How To Make A 186% Return On Video Games

| August 1, 2018 | 0 Comments

Electronic ArtsTypically, when growth in the video game industry is discussed, it’s all about mobile gaming growth. After all, playing games on smartphones and tablets has been where most of the action has been in recent years, at least in terms of investing.

While casual gamers may still be driving plenty of business in mobile gaming, there’s still ample opportunity in more traditional gaming platforms, such as consoles and PCs. In fact, these traditional platforms may be even more important looking forward as AR/VR (augmented reality/virtual reality) games become more popular (and accessible).

One of the biggest players in the video game industry is Electronic Arts (NASDAQ: EA). EA is mostly known for its big label games, particular sports games and first-person shooters.  Just last week, EA posted earnings and had a pretty substantial share price decline after issuing lower than expected guidance.

EA

As you can see from the chart, EA stock dropped something like 6% the day after its earnings miss. However, the stock was having a great year up to that point and probably had become overvalued. The drop in share price may have been exactly the entry point some investors were waiting for.

First off, EA has several big games yet to come out this year which could boost revenue and earnings more than expected. I already mentioned the long-term potential of video games as AR/VR tech becomes better and cheaper. And then there’s the whole e-sports industry. Playing games competitively is an industry that’s growing like crazy and there’s a ton of money to be made in that arena, so to speak.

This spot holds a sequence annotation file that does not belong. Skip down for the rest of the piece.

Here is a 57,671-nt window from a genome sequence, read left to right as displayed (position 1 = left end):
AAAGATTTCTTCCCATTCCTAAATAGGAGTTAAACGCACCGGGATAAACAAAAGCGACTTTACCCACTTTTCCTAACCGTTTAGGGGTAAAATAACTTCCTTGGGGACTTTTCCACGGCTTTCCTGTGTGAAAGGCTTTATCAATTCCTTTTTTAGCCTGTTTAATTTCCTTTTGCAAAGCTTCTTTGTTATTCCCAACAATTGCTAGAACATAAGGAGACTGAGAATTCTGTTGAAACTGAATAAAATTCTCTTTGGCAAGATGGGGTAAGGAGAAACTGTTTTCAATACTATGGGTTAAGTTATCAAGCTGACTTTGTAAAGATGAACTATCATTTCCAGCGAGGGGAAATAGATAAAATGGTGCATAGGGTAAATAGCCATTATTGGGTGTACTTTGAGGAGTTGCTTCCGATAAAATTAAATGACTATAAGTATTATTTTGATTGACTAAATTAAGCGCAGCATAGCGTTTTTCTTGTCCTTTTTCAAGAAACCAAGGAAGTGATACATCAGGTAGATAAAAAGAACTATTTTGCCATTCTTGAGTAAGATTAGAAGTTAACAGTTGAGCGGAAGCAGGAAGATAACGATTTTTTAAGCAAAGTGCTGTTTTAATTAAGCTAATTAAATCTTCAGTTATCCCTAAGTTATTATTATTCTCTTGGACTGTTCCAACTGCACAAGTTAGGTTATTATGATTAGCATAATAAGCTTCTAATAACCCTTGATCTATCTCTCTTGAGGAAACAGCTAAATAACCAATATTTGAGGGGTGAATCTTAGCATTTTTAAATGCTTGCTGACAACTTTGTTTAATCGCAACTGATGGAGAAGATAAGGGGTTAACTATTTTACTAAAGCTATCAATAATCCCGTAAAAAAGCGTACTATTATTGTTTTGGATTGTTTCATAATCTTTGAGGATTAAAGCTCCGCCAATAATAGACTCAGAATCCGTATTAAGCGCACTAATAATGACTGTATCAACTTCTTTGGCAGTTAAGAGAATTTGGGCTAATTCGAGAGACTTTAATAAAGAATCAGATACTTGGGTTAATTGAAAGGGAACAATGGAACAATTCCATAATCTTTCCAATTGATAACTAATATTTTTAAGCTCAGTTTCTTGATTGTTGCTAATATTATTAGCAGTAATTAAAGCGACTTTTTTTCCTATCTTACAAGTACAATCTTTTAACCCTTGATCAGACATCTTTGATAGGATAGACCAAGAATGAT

Here’s the thing…

A size option trader apparently agrees with me and purchased a massive call spread expiring in January of 2019. With EA stock at $132, the trader bought roughly 11,000 January 135 calls while selling the 155 calls for a total debit of $7. That means the trader spent over $8 million on the trade. Clearly, he or she if very bullish on EA over the next half year.

With $7 paid in premium, the breakeven point for the spread is at $142. That same premium is the max loss for the trade. Max gain is at a point anywhere above $155 at expiration, slightly higher than where the stock was before the earnings miss. Max gain is $13, or $14.3 million in dollar terms… that’s also a return of 186%.

I think this a decent trade to emulate. EA may not recover for a few months, but has several potential catalysts which could send the stock higher down the road. The price of the spread is not cheap, but 186% return potential and six months of time is reasonable for the cost.

If you like the trade but want to reduce your costs somewhat, you can narrow the spread. For instance, the January 135-145 call spread only costs $4 but lowers your max gain to $6. You can also pick an expiration which is closer, but I think EA may need the extra time to recover.

 

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Category: Options Trading Strategy

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Jay Soloff is an options analyst with Investors Alley.

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